Many depositions in a federal case have been sealed, but can be used in an upcoming trial, a judge ruled late last week.

A lawsuit challenging Texas County’s means of distributing monies to 17 townships for road and bridge maintenance was tossed out by an Iron County judge late last month.

Summersville resident Tom Dalaviras filed the suit and said roads and bridges would be better maintained under a county-wide system, and Texas County government is violating state statute by disbursing monies to the 17 townships that the county charges with the job.

Judge Randall Head denied the motion after hearing the case and assessed the costs to Dalaviras. He denied Texas County’s attempt to charge Dalaviras for county attorney Mike Anderson’s time.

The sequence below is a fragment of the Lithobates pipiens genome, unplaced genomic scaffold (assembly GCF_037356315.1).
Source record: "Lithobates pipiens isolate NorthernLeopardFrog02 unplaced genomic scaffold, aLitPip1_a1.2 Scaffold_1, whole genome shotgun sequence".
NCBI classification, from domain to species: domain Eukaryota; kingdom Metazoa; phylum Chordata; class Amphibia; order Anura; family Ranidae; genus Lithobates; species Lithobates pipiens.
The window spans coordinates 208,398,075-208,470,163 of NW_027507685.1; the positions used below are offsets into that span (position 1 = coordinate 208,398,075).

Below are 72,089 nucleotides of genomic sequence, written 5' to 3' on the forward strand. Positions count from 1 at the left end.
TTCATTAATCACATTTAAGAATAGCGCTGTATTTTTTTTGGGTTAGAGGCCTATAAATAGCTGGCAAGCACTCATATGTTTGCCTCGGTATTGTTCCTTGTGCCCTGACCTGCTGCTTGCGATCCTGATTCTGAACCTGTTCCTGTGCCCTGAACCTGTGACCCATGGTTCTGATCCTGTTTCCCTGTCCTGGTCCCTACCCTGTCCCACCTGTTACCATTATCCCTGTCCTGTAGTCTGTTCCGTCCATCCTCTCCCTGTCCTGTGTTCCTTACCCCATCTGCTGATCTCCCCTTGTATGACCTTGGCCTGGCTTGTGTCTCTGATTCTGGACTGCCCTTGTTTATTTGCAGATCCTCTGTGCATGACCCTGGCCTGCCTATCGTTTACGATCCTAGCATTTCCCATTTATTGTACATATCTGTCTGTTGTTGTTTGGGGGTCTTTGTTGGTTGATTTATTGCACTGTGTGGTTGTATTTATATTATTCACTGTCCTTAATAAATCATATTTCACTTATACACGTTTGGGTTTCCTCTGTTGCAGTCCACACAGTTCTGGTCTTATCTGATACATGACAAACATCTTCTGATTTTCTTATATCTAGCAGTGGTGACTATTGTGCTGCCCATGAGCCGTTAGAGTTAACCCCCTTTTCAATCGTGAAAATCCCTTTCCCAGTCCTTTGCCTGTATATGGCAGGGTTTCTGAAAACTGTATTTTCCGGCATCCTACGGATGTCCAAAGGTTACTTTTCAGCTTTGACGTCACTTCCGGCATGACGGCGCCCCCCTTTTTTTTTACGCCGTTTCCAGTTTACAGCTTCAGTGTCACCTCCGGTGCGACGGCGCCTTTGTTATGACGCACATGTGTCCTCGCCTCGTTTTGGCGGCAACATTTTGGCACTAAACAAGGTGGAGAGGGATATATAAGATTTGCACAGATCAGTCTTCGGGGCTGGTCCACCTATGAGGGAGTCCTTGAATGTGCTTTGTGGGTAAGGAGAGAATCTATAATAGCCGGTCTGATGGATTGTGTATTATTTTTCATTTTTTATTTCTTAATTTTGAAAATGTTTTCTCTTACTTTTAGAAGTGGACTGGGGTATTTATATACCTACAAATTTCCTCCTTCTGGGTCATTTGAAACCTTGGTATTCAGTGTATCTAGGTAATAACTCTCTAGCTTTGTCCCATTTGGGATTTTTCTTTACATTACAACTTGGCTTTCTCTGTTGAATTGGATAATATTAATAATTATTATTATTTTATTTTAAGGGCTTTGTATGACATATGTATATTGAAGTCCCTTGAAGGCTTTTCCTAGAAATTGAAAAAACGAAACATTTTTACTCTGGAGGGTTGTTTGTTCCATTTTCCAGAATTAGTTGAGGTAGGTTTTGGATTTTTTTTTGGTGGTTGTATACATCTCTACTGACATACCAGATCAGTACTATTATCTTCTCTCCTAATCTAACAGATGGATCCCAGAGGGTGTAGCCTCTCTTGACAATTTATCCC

Tom Dalaviras said he filed the lawsuit because he believed Texas County commissioners are violating the state constitution. Dalaviris cites state statute that says, “In counties having the township form of county organization, the funds credited to such counties shall be expended solely under the control and supervision of the county court (commission), and shall not be expended by the various townships located within such counties.”

Dalaviras said Texas County takes its taxes generated by such things as the sale of gasoline and distributes it to the county’s 17 townships for road and bridge work. The money is allocated by the number of road miles within each township.

“It’s just wrong,” he said after the filing. “I’m just asking them (the county commissioners) to do their job.”

Dalaviras said he believes for the most part a county-wide system would be far more efficient rather than having trucks, graders and other equipment situated in 17 townships scattered throughout the county.



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